A: Well, my mom begged the teacher to let me improvise in the middle of class while everyone else did their pliés and tendus at the barre. They let me do so I did! They ended up casting me in The Wizard of Oz as the Wizard. This was for their big ballet show. The problem was I still couldn’t follow the steps, but they really liked my performance quality so they just allowed me to make up the ballet steps every night. The big ballet solo that I did every night was totally improvised. So I entered ballet through a very unorthodox door, but I loved the music so much. Obviously, I had a very flexible, not at all rigid teacher when I started at six. However, when I got to the States at age 9, I had a very, very strict teacher.

Q: And where exactly was this?

A: This was in Berkeley where we finally ended up. It was a little studio was named Valla Bovie. My teacher was a Russian dancer. She’d been part of the Bolshoi when she was younger, but she was around 80 years old by the time she was my teacher. She had these huge bunions and could barely get on her shoes. She was very commanding. At that point, something had shifted in me and I really wanted discipline so I became very, very, very disciplined. I took ballet every day and even stood at the barre and not in the center anymore!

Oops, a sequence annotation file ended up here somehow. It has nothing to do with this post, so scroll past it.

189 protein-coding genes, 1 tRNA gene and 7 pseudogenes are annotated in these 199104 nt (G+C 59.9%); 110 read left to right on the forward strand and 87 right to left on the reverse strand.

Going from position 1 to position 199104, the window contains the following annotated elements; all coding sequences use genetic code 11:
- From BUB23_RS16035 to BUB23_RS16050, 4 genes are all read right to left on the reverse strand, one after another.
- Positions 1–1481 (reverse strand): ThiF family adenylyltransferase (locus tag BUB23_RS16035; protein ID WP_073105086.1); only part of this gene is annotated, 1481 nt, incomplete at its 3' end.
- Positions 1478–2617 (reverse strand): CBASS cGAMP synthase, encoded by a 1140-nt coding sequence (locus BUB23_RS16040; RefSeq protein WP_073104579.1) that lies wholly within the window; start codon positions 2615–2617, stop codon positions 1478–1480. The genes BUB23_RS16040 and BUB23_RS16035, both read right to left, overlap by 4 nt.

Q: So the not being able to follow steps was really more a question of your not wanting to follow the steps as opposed to your not being able to follow the steps.

A: Yes, I just wanted to dance. I didn’t want to be restricted. I just wanted to hear the music and dance! I was lucky that I had an environment that let me do that. Plus they cast me in all these shows and just allowed me to be me. It was very, very, very nice. By the time I turned 9, I became really interested in the disciplined side of things. I was ready for it.

Q: How long did you stay at the Berkeley studio?